Posts Tagged With: credibility

There are 5 articles tagged with “credibility” published on this site.

The Importance of Public Relations

PR can play an enormous role in providing your travel agency with the credibility you need to grow. I am often surprised how little attention the entire range of public relations strategies receives from travel agents. For those of you engaged in building a local, community based practice, there may be no more important arrows in your marketing quiver.

Public relations includes media (articles about you), speaking opportunities, events and publication (articles by you). In each of these efforts, your personality is at the core of the marketing tactic. When the public reads an article about your agency, hears you speak, works with you at an event or reads an article you have written, they engage you as an individual, not as a faceless company. That encounter is intensely personal and carries an authority that an advertisement cannot. Read the rest of this entry »

We have spent this week looking at the elements that provide credibility to your travel agency. Consumers by and large tend to ignore advertising, to disregard it and relegate marketing to the category of background noise. In such an environment, many consumers automatically distrust most of the marketing to which they are exposed, and not entirely without reason. Your marketing must close the credibility gap. Today, let’s look at a final few items to which you should pay attention to make your marketing more authentic, believable and worthy of notice and attention.

Firstly, no marketing will be credible for long without solid performance. To be credible, you simply must have satisfied clients. Read the rest of this entry »

The matter of pricing drives everyone, travel consultant and consumer alike, a bit crazy. Low lead-in pricing, quotes in ads sans taxes and fees, the obsessive fixation on saving a few dollars at the expense of real value – is there any single issue that is more vexing or damaging to the industry’s credibility?  Often, travel consultants begin their presentations with something that approaches an apology for the costs involved and so move right to the “least expensive” option. This is too often done not out of a genuine assessment of the client’s needs, but out of a fear of a higher priced alternative being rejected. Because clients will so often insist on hearing the “bottom line” first, travel agents often feel anxious about the issue of price.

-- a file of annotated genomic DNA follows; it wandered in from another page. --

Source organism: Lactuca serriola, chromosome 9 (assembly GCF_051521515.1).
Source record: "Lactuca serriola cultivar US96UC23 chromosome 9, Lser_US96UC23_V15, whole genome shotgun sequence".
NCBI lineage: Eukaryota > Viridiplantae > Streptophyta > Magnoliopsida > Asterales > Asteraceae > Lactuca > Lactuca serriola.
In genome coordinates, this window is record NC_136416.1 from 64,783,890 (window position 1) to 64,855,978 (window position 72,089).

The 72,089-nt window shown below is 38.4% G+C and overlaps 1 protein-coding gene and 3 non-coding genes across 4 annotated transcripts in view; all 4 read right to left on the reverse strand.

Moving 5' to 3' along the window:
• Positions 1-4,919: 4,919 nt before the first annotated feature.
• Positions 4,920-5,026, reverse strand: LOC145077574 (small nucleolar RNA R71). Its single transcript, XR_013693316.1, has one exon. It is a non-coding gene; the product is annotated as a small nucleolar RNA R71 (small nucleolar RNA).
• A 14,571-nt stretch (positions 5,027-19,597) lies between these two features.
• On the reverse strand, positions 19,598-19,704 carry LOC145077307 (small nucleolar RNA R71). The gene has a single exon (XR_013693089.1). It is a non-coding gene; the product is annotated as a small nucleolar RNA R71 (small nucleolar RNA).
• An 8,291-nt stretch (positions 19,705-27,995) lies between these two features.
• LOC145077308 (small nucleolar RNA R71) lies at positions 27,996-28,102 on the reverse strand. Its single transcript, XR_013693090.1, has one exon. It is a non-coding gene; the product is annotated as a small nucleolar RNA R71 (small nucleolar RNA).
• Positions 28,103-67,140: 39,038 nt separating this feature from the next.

Yet, there is a better way, more fair to your client and more productive in terms of the sales process. Read the rest of this entry »

Credible marketing is empathetic marketing that places the client at the center of the process and is needs based. In theory, we all agree that the client is the key ingredient in the travel planning process. Yet, when a sale does not go through, it is usually ourselves and not the client for whom we feel badly. This is a completely normal reaction to losing a big sale, but it also points to a dynamic, analyzed closely, might help us improve our sales philosophy and ultimately, our sales revenue. To be truly client-centric, you have to be able to translate your story in such a way as to include your client.  You have to see the world through the client’s eyes.  You have to intimately understand what they need from you.  In fact, as the expert, you should understand their needs better than do they. Read the rest of this entry »

This week we will look at five characteristics of credibility and the impact on your marketing efforts. Credibility means believability – your marketing has an authentic sound to it. Marketing that is credible has more staying power: it “sticks” longer with the consumer. If your marketing lacks credibility, it damages your brand and is quickly dismissed. Credible marketing is mentally filed away by consumers for the next opportunity to use your services. Clients want credible marketing for one simple reason – it respects their intelligence. Credible marketing also displays an intelligence, a keen insight into Read the rest of this entry »